The Metropolitan Museum is celebrating spring and New York City’s post-pandemic return with special programming for visitors, including concerts by Grammy-winning artist Angelique Kidjo and “Date Night” events.
It will also offer a five-hour marathon of the music of Renaissance composer Josquin des Prez at the Met Cloisters, as well as gallery performances by MetLiveArts Artist-in-Residence Bijayini Satpathy, who will explore the future and traditions of Odissi, a classical Indian dance.
Kidjo—who won five Grammy Awards, including one for Best Global Music Album earlier this month—will play tonight and tomorrow night in the museum’s Grace Rainey Rodgers Auditorium, accompanied by musicians on the cajon (wooden box used as a drum), percussion, guitar and bass.
According to the museum, Kidjo’s concerts “were organized in anticipation of the 2024 reopening of (his) Michael C. Rockefeller wing, whose galleries, currently under construction, celebrate the genius of sub-Saharan creative expression. . . The concerts represent a musical odyssey from Africa (an incomparably rich source of inspiration) to New York (a unique global hub and catalyst for its ever-expanding innovative repertoire.)”
The museum also called Kidjo “a leader among the community of about 30 visionaries.” . .who contribute to the redesign of the Michael C. Rockefeller Wing and the importance of the traditions it presents.
“Date Night at the Met” offers everything from live musical performances of contemporary string quartets and Jazz Age classics, to “gallery chats” with “museum guides” who help visitors “get to know” a work of art, just like a first date. purchase includes drink specials, small bites and light meals Upcoming parties will be April 29-30, May 6-7
Satpathy’s gallery performances will take place twice every afternoon on May 14 (in the Islamic art galleries); May 15 (n modern and contemporary art galleries); and May 21 at the Astor Chinese Garden Court. The museum said Odissi, the dance she performs, “is rooted in temple shrines, royal courts and village squares in the Indian state of Odisha…recreated on contemporary stages.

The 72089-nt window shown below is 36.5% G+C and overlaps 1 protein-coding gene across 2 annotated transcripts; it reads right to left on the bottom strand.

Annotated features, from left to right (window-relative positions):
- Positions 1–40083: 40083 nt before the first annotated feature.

The Prez marathon, by the Clarion Choir and Orchestra, will take place from 3 p.m. to 8 p.m. on June 8 in the Fuentiduena Chapel of the Met Cloisters and will celebrate the 500and anniversary of the composer’s death, featuring early to mature compositions in what the museum calls “one of New York’s most enchanting spaces.”
The museum closed due to the pandemic in March 2020 and began offering digital arts programming, attracting millions of viewers, according to Limor Tomer, chief executive of MetLiveArts. Although the museum reopened to the public in August 2020, it continued to film live performances without an audience and offer them online, including concerts with violinist Leila Josefowicz and with Anthony McGill, principal clarinetist of the New York Philharmonic Orchestra and the orchestra’s first African-American soloist at a concert « inspired by the 20 years of his familyand century’s migration from the Deep South to Chicago as well as by the paintings of Kerry James Marshall and others in the Met’s collection. Another novelty, the digital series, “Sonic Cloisters”, which, according to the museum, “emphasizes the look, feel and sound of cloisters as an inspiration and starting point for new electronic music”.
These concerts are available free of charge on the museum’s social media platforms.
Live programming with a live audience at the museum resumed last October, with a concert by Gavin Creel
Tomer said the museum’s virtual programming has attracted viewers “from around the world and from all 50 states. It’s been an incredible silver lining for this horrible time, paving avenues into the music” for those who “for whatever reason” can’t attend in person.